This is the third part of our coverage of Thursday evening’s school board discussion on AIM. School Superintendent John Bowes made a lengthy presentation (captured here) laying out his analysis of AIM and the problems facing the contentious program. The public – 25 members on both sides of the issue – then weighed in.
Finally, for about two hours from 11 pm to just before 1 am, the school board deliberated and eventually passed three sets of motions.
The school board adopted three recommendations made during Superintendent John Bowes’ presentation, voting 4-1 with Madhavi Sunder dissenting:
- Explore alternatives for identifying talents and gifts from a wider range of domains beyond language arts and mathematics.
- Work to ensure that current staff includes a GATE certified teacher at each elementary school and will try to augment that number in each successive school year.
- Reaffirm, through this agenda item, our commitment to formative assessments and student goal-setting.
Alan Fernandes and Madhavi Sunder prepared their own motion, as presented by Mr. Fernandes. Parts 1 and 3 were passed unanimously.
(1) Direct staff to use appropriate assessments for students who are English learners, low income, learning disabled, or from historically disadvantaged minorities and other underrepresented groups, for the purpose of ensuring the identification for these at risk student groups to ensure equal access to the AIM program each school year.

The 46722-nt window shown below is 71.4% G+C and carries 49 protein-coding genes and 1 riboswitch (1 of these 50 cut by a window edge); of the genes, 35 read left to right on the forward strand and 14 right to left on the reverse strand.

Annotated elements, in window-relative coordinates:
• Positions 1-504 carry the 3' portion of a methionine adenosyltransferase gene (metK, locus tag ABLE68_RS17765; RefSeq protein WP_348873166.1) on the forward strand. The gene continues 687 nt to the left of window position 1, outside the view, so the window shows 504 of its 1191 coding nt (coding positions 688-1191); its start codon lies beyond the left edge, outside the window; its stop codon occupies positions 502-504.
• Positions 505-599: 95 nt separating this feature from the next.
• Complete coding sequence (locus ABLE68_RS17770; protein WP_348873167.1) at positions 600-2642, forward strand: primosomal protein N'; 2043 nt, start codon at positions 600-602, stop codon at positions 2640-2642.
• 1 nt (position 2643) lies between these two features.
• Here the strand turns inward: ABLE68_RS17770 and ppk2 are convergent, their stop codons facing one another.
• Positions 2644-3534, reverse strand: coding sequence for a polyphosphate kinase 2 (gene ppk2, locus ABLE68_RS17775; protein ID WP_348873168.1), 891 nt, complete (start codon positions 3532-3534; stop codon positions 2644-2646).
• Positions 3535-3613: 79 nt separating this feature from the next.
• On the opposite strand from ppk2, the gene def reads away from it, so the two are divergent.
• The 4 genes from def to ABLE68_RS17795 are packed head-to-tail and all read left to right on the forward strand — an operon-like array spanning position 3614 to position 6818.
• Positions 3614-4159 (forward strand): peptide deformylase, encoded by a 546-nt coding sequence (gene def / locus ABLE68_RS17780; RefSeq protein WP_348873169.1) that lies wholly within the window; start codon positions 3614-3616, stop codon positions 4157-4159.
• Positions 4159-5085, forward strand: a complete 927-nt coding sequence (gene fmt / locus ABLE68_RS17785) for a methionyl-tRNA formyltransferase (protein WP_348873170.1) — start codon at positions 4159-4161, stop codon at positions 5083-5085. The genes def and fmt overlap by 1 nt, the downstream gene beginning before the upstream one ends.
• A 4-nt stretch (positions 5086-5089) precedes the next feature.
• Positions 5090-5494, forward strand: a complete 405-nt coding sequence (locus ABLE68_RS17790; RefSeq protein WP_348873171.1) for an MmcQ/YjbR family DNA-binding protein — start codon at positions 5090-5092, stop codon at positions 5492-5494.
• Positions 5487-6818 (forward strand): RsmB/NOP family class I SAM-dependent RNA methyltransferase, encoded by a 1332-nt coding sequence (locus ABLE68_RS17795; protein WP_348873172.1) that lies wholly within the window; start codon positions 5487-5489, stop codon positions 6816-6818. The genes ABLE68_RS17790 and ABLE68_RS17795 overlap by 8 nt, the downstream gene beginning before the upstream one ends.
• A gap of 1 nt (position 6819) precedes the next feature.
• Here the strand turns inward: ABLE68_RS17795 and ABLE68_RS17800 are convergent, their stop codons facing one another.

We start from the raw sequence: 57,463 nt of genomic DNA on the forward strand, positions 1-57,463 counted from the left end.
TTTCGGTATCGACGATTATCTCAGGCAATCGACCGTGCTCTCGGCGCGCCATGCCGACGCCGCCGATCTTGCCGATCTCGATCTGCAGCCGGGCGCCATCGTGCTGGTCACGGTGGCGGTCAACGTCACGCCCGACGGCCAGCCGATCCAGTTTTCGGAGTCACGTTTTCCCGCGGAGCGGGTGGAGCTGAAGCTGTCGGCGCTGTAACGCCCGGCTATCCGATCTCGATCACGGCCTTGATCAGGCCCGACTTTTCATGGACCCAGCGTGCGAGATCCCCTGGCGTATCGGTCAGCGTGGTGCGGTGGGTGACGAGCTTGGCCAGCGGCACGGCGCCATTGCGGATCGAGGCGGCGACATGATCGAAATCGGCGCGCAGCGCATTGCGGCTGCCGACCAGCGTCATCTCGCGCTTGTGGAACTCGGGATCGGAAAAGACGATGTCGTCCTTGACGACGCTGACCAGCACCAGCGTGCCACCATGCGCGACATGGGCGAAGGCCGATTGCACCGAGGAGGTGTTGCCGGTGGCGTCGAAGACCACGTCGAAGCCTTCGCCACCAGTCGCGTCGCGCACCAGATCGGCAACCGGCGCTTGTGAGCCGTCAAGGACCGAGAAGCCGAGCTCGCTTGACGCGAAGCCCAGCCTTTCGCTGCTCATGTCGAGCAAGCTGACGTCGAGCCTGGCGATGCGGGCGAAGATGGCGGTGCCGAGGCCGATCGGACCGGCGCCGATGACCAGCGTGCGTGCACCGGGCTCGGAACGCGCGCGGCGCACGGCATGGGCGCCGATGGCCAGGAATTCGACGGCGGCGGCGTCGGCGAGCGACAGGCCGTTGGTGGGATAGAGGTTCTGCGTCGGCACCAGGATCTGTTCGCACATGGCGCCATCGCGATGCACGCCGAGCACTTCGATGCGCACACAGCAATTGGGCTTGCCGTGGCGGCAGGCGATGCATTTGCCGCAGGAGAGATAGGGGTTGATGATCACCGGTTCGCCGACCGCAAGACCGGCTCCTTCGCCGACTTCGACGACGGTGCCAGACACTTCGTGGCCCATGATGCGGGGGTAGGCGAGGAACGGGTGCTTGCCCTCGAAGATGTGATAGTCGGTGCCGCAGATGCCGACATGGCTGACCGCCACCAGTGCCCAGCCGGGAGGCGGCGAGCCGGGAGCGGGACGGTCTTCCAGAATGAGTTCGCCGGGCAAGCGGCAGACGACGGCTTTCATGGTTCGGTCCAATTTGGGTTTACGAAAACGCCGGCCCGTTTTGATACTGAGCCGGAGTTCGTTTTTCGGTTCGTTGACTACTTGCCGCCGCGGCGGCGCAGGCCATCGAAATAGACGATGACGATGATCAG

(3) Those AIM identified students who choose not to be placed in a self contained AIM classroom will have their specific educational needs met in their neighborhood or traditional school classroom through an alternative instruction plan, in consultation with an AIM-certified teacher, tailored to meet their specific abilities utilizing various models for program delivery, that may include but not be limited to, math ability rotations, flexible grouping, or other pullout or push-in services.
The second part ended up being quite contentious, with the board going back and forth on alternative language and arguing at length over “may” versus “shall.” Ultimately, Madhavi Sunder, who had put forth an alternative motion, backed off, but Barbara Archer dissented.
The thrust of it was to direct the principal to fill the AIM classroom when the number of students identified for the AIM program did not equal a full classroom – it was the thrust of a debate that Alan Fernandes and Madhavi Sunder lost last year regarding the number of classrooms.
Superintendent Bowes had requested changing the thrust from “high achieving students” to “flexible clustering model.”
For Alan Fernandes, he said that “this about how do we deliver the best possible education for all of our children – AIM children and non AIM children?”
Following some of the public comments, Bob Poppenga, who was not part of previous AIM discussions, having been just elected in November, said, “While I respect others’ opinions to the contrary, I don’t believe that we, as a governance team or District, have done a good job of communicating about, managing, or implementing the AIM program over the last several years.
“For many Davis parents, this has led to a level of concern, frustration, and mistrust that could perhaps have been avoided or mitigated. It is important to try to address their concerns,” he said. “While much of our focus has been on numbers and placement, we often seem to overlook the children who are impacted by our decisions.”
Later he would add, “I find it ironic that we encourage our students to resolve conflicts through restorative justice practices and collaborative learning exercises, where active listening, understanding the basis for different points of view, and compromise are essential to resolution, while at the same time, we adults seem incapable of resolving our own conflict over AIM. This is an issue that we absolutely need to solve.”